Upon forming in 1987 in Brooklyn, New York, Biohazard was among the pioneer bands to fuse hardcore punk and heavy metal with elements of hip-hop. Through its most successful years, 1988 to 1995, the band was comprised of guitarist/vocalist Billy Gradziadei, bassist/vocalist Evan Seinfeld, guitarist Bobby Hambel, and drummer Danny Schuler who replaced original drummer Anthony Meo in 1988 before the band’s first album. After several lineup changes, a breakup, a 2008 reunion, and a seven-year hiatus of band activity, the classic lineup of Graziadei, Seinfeld, Hambel, and Schuler reunited in 2022 and announced live performances for 2023. These would be Seinfeld’s first performances with Biohazard in 12 years.
This tour was not about promoting new product, as Biohazard’s most recent album was released in 2012. This was purely a reunion tour, celebrating the band’s formative years.
In New York City, Biohazard sold out a Friday night concert and then added an early-evening Sunday show, which was billed as a matinee. The Sunday show featured more songs, but in both cases the sets consisted entirely of songs from the band’s first three albums, plus a cover of Bad Religion’s “We’re Only Gonna Die.”
Bright white stage lights came on and Biohazard launched into a hum of strums and percussion. “New York City, are you ready?” Seinfeld growled into the microphone as the wireless front line paced, hopped and spun on stage. A minute later, the hard chords and drums double-timed into thrash mode, and Seinfeld howled two words, “Urban Discipline.” Gradziadei and Hambel approached their microphones and, employing hip hop metrics, joined in the vocals.
After the second song, “What Makes Us Tick,” the band reminded the hometown audience that the performance was being live streamed globally. They then announced to the worldwide audience that this homecoming show demonstrated the band’s roots, when in the 1980s the musicians were not on stage but in the audience for heavy rock shows. Biohazard then dedicated the show to its original drummer, Anthony Meo, who may have been watching the live stream. The band then stormed into “Down for Life.”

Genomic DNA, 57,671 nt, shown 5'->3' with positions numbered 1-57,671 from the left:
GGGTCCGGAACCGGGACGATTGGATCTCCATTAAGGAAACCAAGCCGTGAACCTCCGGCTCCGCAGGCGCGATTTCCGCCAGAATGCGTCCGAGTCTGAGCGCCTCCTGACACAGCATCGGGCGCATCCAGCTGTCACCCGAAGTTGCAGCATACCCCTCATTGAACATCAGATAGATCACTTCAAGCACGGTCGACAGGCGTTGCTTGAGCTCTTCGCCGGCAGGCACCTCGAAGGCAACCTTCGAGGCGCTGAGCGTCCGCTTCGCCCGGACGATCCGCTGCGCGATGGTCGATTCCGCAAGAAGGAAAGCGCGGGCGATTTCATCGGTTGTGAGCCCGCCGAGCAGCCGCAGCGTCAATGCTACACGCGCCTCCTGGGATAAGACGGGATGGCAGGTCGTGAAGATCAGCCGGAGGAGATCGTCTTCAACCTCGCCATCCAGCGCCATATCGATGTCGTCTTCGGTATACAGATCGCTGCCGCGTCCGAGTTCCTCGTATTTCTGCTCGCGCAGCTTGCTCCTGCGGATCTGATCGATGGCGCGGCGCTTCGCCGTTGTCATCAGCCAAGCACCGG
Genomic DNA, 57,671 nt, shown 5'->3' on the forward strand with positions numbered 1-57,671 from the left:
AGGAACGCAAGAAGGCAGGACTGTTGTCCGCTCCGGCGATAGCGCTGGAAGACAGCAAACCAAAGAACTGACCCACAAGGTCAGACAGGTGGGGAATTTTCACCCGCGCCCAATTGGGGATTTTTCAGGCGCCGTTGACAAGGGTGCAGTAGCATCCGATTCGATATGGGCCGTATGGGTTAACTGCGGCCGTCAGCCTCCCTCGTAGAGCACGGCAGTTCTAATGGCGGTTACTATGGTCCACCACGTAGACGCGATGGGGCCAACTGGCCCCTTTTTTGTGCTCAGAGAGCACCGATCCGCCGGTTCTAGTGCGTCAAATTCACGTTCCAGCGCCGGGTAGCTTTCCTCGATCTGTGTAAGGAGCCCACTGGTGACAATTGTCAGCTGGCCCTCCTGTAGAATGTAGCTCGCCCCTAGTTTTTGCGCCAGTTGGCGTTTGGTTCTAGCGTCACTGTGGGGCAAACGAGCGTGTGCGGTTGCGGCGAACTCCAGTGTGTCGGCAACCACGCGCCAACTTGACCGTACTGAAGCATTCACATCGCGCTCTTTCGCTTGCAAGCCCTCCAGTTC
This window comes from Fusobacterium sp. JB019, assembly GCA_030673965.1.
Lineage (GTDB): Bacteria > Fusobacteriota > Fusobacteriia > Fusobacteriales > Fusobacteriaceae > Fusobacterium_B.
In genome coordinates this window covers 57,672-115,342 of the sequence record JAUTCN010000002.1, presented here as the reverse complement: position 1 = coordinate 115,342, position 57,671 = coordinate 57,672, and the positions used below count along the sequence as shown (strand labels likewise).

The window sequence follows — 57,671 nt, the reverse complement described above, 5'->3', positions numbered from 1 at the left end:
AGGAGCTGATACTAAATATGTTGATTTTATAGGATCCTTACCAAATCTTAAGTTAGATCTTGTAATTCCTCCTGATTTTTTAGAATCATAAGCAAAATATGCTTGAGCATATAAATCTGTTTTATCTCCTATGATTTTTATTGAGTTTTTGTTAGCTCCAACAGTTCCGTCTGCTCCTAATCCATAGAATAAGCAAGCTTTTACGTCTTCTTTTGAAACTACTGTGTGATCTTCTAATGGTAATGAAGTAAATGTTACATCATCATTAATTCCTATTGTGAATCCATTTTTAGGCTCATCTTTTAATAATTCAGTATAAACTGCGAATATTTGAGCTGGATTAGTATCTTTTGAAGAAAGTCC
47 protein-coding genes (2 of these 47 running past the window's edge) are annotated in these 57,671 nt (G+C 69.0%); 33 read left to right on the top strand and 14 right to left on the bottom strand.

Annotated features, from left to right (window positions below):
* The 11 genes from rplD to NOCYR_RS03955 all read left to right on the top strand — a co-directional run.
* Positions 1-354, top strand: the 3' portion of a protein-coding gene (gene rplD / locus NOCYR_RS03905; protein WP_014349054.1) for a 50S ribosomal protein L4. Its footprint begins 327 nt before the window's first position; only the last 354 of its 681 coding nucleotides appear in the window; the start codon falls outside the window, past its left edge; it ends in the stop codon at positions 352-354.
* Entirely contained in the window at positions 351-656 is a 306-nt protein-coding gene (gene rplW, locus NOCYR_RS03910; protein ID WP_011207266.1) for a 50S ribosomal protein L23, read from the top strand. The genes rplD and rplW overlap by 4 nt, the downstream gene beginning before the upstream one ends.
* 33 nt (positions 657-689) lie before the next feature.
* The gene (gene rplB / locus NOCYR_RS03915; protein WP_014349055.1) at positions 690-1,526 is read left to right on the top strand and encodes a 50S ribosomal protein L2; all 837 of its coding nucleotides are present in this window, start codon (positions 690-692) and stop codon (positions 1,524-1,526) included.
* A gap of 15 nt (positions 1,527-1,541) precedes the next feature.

Was this heavy metal, hardcore, punk, or rap? It was inseparably all of the above, executed powerfully. The rest of the performance matched the intensity of the opening songs. Banger after banger, the music consistently retained a hard, fast, furious, and volatile dynamic. This was Biohazard at its best.
The 2023 concerts are only the beginning of Biohazard’s rebranding. In announcing the reunion gigs, Biohazard also announced that it will compose and record a new album, release a 35th anniversary documentary film, create a new line of merchandise, and tour the world. No longer a relic from the 20th century, Biohazard has resumed its quest for world domination, at least in hardcore music and heavy metal circles.